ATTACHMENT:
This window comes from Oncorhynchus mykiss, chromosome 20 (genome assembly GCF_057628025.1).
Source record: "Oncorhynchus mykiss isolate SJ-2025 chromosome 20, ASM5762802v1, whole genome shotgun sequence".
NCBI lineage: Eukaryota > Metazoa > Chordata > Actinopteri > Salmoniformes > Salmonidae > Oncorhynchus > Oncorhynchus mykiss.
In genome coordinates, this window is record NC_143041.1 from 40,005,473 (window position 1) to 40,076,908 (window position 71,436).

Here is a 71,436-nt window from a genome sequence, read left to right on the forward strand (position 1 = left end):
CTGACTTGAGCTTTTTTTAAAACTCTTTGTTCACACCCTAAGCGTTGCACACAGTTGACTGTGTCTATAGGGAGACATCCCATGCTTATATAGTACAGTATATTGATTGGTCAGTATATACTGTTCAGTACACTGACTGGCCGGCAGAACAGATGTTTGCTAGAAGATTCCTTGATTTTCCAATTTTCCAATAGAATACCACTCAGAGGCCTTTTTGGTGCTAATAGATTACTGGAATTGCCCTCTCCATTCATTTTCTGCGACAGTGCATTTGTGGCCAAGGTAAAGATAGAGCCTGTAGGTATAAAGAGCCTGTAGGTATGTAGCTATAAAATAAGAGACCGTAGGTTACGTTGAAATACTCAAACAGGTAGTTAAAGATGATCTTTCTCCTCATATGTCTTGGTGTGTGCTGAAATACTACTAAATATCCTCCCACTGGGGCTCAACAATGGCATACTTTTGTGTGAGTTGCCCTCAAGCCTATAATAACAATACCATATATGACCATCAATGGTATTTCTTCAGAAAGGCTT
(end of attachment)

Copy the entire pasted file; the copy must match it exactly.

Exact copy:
This window comes from Oncorhynchus mykiss, chromosome 20 (genome assembly GCF_057628025.1).
Source record: "Oncorhynchus mykiss isolate SJ-2025 chromosome 20, ASM5762802v1, whole genome shotgun sequence".
NCBI lineage: Eukaryota > Metazoa > Chordata > Actinopteri > Salmoniformes > Salmonidae > Oncorhynchus > Oncorhynchus mykiss.
In genome coordinates, this window is record NC_143041.1 from 40,005,473 (window position 1) to 40,076,908 (window position 71,436).

Here is a 71,436-nt window from a genome sequence, read left to right on the forward strand (position 1 = left end):
CTGACTTGAGCTTTTTTTAAAACTCTTTGTTCACACCCTAAGCGTTGCACACAGTTGACTGTGTCTATAGGGAGACATCCCATGCTTATATAGTACAGTATATTGATTGGTCAGTATATACTGTTCAGTACACTGACTGGCCGGCAGAACAGATGTTTGCTAGAAGATTCCTTGATTTTCCAATTTTCCAATAGAATACCACTCAGAGGCCTTTTTGGTGCTAATAGATTACTGGAATTGCCCTCTCCATTCATTTTCTGCGACAGTGCATTTGTGGCCAAGGTAAAGATAGAGCCTGTAGGTATAAAGAGCCTGTAGGTATGTAGCTATAAAATAAGAGACCGTAGGTTACGTTGAAATACTCAAACAGGTAGTTAAAGATGATCTTTCTCCTCATATGTCTTGGTGTGTGCTGAAATACTACTAAATATCCTCCCACTGGGGCTCAACAATGGCATACTTTTGTGTGAGTTGCCCTCAAGCCTATAATAACAATACCATATATGACCATCAATGGTATTTCTTCAGAAAGGCTT